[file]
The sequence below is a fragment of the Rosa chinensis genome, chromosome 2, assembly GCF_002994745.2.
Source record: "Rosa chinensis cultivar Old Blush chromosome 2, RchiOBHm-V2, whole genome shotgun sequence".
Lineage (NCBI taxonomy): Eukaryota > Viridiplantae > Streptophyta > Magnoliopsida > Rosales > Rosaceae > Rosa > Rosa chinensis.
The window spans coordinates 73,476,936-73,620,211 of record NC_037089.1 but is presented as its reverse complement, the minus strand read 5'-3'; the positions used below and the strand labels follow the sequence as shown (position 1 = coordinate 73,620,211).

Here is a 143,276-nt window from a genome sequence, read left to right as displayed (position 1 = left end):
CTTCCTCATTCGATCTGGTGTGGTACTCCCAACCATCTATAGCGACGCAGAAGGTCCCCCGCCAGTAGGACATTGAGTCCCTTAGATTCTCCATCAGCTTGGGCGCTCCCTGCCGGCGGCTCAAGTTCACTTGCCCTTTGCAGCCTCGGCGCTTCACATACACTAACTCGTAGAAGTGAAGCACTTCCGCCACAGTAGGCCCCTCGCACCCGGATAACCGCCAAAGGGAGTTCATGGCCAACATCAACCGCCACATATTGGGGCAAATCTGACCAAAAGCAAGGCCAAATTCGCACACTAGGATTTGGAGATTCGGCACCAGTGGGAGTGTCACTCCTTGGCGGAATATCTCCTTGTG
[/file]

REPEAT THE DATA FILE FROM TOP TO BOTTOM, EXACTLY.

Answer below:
The sequence below is a fragment of the Rosa chinensis genome, chromosome 2, assembly GCF_002994745.2.
Source record: "Rosa chinensis cultivar Old Blush chromosome 2, RchiOBHm-V2, whole genome shotgun sequence".
Lineage (NCBI taxonomy): Eukaryota > Viridiplantae > Streptophyta > Magnoliopsida > Rosales > Rosaceae > Rosa > Rosa chinensis.
The window spans coordinates 73,476,936-73,620,211 of record NC_037089.1 but is presented as its reverse complement, the minus strand read 5'-3'; the positions used below and the strand labels follow the sequence as shown (position 1 = coordinate 73,620,211).

Here is a 143,276-nt window from a genome sequence, read left to right as displayed (position 1 = left end):
CTTCCTCATTCGATCTGGTGTGGTACTCCCAACCATCTATAGCGACGCAGAAGGTCCCCCGCCAGTAGGACATTGAGTCCCTTAGATTCTCCATCAGCTTGGGCGCTCCCTGCCGGCGGCTCAAGTTCACTTGCCCTTTGCAGCCTCGGCGCTTCACATACACTAACTCGTAGAAGTGAAGCACTTCCGCCACAGTAGGCCCCTCGCACCCGGATAACCGCCAAAGGGAGTTCATGGCCAACATCAACCGCCACATATTGGGGCAAATCTGACCAAAAGCAAGGCCAAATTCGCACACTAGGATTTGGAGATTCGGCACCAGTGGGAGTGTCACTCCTTGGCGGAATATCTCCTTGTG